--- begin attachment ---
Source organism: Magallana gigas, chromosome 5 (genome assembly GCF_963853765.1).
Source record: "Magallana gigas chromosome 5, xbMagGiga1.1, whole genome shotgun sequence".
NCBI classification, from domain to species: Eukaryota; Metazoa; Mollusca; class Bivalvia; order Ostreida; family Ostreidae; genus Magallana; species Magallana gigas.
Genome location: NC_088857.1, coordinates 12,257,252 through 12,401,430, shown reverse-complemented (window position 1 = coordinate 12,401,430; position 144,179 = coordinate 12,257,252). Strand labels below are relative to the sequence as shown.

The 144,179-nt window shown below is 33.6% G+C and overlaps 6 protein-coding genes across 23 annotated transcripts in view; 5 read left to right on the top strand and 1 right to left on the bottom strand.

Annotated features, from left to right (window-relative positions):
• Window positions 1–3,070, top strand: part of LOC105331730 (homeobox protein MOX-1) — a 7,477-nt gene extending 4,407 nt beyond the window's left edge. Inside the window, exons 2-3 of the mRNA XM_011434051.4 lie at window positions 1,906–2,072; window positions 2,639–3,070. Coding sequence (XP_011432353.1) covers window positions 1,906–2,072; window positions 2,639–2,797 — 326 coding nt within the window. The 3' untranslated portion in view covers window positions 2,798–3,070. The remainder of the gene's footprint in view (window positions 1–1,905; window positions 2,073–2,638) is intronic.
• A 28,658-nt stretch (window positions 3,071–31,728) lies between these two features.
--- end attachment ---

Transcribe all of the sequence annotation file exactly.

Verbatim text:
Source organism: Magallana gigas, chromosome 5 (genome assembly GCF_963853765.1).
Source record: "Magallana gigas chromosome 5, xbMagGiga1.1, whole genome shotgun sequence".
NCBI classification, from domain to species: Eukaryota; Metazoa; Mollusca; class Bivalvia; order Ostreida; family Ostreidae; genus Magallana; species Magallana gigas.
Genome location: NC_088857.1, coordinates 12,257,252 through 12,401,430, shown reverse-complemented (window position 1 = coordinate 12,401,430; position 144,179 = coordinate 12,257,252). Strand labels below are relative to the sequence as shown.

The 144,179-nt window shown below is 33.6% G+C and overlaps 6 protein-coding genes across 23 annotated transcripts in view; 5 read left to right on the top strand and 1 right to left on the bottom strand.

Annotated features, from left to right (window-relative positions):
• Window positions 1–3,070, top strand: part of LOC105331730 (homeobox protein MOX-1) — a 7,477-nt gene extending 4,407 nt beyond the window's left edge. Inside the window, exons 2-3 of the mRNA XM_011434051.4 lie at window positions 1,906–2,072; window positions 2,639–3,070. Coding sequence (XP_011432353.1) covers window positions 1,906–2,072; window positions 2,639–2,797 — 326 coding nt within the window. The 3' untranslated portion in view covers window positions 2,798–3,070. The remainder of the gene's footprint in view (window positions 1–1,905; window positions 2,073–2,638) is intronic.
• A 28,658-nt stretch (window positions 3,071–31,728) lies between these two features.